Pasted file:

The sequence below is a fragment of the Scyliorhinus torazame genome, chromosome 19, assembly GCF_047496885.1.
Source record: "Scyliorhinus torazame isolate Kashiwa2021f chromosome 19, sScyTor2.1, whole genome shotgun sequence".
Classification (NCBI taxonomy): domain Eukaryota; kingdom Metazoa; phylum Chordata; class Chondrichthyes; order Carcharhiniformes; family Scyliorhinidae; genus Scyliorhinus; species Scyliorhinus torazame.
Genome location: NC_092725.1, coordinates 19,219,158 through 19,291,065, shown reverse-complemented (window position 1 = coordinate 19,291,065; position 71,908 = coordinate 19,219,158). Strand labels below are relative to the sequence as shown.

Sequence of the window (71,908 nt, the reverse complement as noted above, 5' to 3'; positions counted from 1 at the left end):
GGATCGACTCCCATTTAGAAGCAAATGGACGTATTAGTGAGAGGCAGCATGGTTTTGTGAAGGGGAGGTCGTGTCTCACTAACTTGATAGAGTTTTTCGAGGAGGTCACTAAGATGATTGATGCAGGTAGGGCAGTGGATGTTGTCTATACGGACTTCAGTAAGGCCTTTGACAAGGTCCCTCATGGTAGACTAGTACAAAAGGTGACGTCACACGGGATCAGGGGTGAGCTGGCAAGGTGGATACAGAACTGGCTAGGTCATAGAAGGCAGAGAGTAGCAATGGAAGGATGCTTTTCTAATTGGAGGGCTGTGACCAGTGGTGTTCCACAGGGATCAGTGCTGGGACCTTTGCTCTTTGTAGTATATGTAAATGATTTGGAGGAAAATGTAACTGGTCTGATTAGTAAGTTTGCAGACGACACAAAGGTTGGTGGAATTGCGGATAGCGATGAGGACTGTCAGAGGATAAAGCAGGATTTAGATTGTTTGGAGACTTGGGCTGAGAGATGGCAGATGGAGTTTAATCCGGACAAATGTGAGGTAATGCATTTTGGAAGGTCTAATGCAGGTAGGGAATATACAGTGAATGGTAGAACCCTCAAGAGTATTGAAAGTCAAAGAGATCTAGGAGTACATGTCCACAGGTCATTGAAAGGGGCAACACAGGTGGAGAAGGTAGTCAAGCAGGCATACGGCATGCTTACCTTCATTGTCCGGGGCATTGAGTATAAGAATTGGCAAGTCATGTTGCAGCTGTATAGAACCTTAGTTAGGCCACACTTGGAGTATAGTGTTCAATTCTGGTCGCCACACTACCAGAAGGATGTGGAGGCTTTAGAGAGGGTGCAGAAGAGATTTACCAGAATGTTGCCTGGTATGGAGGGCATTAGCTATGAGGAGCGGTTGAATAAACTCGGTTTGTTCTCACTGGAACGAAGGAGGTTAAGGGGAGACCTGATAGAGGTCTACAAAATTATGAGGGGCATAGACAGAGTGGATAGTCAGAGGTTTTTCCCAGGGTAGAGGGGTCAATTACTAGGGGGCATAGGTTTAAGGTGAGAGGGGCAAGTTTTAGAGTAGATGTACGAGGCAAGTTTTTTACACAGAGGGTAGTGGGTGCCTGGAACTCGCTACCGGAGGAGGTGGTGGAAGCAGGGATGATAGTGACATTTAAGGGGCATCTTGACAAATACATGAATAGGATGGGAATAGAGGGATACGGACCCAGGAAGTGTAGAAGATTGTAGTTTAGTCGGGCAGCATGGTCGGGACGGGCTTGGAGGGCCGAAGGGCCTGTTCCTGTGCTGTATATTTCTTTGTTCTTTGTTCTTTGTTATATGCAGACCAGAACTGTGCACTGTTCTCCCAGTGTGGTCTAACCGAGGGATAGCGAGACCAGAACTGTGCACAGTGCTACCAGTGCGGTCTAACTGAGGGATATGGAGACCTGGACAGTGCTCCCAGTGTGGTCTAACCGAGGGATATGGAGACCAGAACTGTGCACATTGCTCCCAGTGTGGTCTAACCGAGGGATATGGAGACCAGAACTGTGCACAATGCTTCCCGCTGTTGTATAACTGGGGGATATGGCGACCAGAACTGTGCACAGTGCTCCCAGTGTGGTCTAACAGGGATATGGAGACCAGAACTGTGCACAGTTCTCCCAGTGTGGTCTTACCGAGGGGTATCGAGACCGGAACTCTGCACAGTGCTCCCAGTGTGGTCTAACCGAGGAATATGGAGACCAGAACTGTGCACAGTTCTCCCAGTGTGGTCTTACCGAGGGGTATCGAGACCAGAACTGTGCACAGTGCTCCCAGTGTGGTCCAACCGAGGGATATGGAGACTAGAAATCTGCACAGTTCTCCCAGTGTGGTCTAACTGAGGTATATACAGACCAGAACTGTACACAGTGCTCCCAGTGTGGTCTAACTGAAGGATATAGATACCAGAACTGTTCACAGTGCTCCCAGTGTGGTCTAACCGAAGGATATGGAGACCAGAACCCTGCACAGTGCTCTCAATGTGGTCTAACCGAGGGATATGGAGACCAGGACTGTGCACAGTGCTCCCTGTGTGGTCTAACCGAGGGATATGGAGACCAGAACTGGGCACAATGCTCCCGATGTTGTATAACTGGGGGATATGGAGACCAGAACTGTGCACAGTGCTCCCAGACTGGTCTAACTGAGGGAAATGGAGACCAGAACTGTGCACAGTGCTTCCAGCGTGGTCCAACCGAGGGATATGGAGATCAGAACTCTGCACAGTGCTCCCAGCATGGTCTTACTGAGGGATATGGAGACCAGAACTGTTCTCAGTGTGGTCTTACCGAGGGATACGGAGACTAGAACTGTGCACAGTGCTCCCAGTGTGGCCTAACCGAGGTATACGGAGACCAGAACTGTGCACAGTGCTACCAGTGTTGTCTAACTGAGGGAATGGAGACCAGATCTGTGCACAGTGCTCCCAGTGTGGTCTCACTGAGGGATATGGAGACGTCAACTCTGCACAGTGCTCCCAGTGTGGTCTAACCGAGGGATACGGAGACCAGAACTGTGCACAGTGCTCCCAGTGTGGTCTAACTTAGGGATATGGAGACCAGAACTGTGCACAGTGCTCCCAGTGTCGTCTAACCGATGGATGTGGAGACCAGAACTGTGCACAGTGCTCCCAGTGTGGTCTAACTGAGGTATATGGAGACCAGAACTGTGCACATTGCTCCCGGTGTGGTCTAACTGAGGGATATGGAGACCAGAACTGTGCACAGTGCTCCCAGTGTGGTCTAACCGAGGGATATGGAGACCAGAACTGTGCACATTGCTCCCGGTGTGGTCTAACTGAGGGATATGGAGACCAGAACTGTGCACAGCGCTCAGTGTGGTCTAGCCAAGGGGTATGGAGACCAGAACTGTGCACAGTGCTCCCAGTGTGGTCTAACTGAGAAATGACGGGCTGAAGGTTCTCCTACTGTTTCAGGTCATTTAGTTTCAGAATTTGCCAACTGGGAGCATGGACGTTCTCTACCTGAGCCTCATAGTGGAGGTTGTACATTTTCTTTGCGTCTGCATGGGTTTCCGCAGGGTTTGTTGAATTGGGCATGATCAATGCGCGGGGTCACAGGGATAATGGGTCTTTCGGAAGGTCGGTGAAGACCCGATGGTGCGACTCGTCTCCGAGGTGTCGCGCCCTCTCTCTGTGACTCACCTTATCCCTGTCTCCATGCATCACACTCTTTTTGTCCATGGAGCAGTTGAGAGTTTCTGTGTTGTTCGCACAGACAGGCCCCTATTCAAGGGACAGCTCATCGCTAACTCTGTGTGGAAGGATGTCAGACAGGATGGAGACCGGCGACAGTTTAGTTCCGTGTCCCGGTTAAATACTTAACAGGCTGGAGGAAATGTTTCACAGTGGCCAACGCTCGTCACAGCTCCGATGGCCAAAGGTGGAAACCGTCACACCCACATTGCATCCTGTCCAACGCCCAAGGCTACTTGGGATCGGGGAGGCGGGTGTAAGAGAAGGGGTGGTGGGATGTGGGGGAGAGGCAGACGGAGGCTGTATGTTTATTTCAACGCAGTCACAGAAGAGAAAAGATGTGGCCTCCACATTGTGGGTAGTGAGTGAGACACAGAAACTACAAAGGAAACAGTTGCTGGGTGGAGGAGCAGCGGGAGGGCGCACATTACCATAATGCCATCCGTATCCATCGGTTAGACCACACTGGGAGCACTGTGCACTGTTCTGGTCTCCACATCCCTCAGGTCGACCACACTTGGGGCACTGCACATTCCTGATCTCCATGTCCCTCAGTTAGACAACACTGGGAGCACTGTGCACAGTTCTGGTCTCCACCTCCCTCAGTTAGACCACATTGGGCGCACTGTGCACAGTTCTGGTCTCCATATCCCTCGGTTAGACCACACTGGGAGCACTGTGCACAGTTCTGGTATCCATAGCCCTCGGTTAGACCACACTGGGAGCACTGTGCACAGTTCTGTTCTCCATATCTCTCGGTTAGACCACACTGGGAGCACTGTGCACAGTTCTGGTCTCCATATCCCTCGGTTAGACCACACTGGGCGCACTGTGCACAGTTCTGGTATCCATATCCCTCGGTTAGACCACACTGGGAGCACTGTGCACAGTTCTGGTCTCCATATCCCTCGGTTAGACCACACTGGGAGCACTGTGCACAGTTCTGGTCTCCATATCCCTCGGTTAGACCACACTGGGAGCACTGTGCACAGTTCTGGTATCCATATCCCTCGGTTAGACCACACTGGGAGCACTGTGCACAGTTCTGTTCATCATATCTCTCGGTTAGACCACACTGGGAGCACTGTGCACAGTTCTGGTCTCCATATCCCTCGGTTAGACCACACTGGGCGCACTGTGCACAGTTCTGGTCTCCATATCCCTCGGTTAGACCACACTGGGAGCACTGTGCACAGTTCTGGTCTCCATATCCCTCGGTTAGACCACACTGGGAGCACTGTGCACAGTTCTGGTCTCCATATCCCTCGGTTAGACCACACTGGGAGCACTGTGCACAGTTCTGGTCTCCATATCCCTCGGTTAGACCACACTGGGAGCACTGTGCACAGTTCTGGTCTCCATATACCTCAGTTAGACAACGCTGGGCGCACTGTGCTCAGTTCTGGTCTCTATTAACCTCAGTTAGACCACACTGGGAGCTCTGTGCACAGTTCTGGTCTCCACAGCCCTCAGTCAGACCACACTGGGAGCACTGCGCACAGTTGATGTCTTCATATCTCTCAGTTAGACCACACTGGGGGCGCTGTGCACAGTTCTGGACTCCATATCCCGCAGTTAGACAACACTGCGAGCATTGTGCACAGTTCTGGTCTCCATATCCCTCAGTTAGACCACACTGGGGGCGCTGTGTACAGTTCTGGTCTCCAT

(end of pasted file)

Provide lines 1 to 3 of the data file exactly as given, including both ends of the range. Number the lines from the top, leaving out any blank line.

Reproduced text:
The sequence below is a fragment of the Scyliorhinus torazame genome, chromosome 19, assembly GCF_047496885.1.
Source record: "Scyliorhinus torazame isolate Kashiwa2021f chromosome 19, sScyTor2.1, whole genome shotgun sequence".
Classification (NCBI taxonomy): domain Eukaryota; kingdom Metazoa; phylum Chordata; class Chondrichthyes; order Carcharhiniformes; family Scyliorhinidae; genus Scyliorhinus; species Scyliorhinus torazame.